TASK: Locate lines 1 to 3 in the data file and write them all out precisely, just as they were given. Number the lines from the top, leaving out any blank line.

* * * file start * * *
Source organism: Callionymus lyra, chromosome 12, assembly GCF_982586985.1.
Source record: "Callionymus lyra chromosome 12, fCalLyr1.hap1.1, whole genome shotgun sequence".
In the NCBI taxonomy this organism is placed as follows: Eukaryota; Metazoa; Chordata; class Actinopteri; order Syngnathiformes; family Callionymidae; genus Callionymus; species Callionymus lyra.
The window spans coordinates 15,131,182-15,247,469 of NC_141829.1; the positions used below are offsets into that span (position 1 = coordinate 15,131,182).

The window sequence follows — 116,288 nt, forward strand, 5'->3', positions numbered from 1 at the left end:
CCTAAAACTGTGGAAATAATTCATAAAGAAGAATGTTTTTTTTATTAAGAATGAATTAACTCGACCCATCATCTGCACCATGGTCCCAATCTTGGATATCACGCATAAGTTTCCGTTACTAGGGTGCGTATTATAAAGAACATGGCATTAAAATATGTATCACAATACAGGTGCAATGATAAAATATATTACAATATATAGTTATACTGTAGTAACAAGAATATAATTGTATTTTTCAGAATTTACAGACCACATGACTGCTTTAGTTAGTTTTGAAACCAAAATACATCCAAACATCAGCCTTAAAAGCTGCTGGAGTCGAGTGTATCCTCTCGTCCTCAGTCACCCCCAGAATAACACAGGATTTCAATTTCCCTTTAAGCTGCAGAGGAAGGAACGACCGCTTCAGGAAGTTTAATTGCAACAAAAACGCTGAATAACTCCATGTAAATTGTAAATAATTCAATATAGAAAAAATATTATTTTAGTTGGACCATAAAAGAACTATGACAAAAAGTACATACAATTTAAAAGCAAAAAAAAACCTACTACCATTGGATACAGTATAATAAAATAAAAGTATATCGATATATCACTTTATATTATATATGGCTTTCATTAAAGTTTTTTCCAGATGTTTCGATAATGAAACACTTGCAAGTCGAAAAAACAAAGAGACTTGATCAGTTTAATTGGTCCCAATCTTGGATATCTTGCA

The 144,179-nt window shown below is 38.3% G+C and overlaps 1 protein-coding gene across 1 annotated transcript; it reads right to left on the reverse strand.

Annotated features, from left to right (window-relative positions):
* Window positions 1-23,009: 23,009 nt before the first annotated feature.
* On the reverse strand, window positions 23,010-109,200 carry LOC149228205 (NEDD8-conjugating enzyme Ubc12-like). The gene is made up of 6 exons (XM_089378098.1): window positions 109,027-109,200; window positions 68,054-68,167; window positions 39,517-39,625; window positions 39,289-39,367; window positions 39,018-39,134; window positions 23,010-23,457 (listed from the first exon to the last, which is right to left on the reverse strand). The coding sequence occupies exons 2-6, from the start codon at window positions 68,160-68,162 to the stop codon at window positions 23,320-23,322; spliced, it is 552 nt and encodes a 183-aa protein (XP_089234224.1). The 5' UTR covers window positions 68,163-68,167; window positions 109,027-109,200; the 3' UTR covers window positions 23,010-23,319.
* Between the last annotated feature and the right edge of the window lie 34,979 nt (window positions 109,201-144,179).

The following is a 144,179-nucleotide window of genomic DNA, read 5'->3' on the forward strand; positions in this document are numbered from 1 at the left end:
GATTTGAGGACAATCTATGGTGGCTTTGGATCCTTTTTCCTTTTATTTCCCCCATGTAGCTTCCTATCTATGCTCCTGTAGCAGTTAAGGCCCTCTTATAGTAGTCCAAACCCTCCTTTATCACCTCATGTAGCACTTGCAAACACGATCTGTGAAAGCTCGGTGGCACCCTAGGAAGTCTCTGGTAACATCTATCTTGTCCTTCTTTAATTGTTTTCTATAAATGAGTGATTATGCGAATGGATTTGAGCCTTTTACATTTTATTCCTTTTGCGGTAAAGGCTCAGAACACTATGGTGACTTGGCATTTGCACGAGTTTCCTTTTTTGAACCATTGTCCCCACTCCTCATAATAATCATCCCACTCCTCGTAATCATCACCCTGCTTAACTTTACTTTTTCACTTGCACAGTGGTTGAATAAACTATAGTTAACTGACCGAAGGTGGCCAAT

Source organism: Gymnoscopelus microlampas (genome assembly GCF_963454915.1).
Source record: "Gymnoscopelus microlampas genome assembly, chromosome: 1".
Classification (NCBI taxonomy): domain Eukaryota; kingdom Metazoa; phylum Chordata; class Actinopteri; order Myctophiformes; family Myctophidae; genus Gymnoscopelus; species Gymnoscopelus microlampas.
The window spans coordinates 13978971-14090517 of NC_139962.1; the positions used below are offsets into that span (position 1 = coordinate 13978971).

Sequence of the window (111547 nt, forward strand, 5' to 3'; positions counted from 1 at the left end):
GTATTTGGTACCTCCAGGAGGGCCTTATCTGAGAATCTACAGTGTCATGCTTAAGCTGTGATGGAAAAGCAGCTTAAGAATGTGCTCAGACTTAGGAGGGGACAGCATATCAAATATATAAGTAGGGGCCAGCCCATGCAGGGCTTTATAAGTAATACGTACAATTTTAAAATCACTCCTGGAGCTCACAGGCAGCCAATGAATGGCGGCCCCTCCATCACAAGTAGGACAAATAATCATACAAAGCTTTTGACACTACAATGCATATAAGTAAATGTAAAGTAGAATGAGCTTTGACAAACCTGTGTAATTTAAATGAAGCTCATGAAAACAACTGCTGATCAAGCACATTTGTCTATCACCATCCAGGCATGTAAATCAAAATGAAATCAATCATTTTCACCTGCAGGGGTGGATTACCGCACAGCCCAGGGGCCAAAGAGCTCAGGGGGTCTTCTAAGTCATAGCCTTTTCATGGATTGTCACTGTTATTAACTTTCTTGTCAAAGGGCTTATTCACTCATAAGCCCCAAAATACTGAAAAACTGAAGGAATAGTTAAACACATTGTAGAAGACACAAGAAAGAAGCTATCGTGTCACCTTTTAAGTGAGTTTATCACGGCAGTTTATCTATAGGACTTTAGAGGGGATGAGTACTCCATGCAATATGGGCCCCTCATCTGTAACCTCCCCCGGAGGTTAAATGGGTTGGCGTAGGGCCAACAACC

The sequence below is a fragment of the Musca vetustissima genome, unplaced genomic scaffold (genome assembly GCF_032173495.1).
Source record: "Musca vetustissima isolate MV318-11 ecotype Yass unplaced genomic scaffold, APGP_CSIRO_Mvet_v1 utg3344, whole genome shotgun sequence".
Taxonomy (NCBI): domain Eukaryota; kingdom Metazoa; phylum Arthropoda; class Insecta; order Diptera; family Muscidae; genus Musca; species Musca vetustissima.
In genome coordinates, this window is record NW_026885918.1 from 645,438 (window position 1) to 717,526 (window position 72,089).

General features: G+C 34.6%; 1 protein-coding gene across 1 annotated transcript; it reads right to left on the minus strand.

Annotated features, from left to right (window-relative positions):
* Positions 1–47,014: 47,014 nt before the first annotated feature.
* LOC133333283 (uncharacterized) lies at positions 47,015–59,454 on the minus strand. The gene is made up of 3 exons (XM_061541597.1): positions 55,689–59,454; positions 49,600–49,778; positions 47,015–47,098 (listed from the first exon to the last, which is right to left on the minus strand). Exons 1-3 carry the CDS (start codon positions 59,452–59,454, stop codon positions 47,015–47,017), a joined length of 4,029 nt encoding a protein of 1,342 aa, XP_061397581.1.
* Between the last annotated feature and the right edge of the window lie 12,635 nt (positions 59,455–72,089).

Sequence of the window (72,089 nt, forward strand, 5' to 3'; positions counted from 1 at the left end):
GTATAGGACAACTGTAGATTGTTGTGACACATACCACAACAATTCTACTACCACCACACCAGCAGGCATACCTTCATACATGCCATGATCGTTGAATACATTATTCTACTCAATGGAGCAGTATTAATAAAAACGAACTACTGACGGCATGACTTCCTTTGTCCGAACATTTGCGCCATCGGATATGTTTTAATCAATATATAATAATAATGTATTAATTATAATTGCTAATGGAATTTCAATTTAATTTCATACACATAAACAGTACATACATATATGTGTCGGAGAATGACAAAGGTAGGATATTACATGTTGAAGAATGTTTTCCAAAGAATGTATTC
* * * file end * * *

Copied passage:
Source organism: Callionymus lyra, chromosome 12, assembly GCF_982586985.1.
Source record: "Callionymus lyra chromosome 12, fCalLyr1.hap1.1, whole genome shotgun sequence".
In the NCBI taxonomy this organism is placed as follows: Eukaryota; Metazoa; Chordata; class Actinopteri; order Syngnathiformes; family Callionymidae; genus Callionymus; species Callionymus lyra.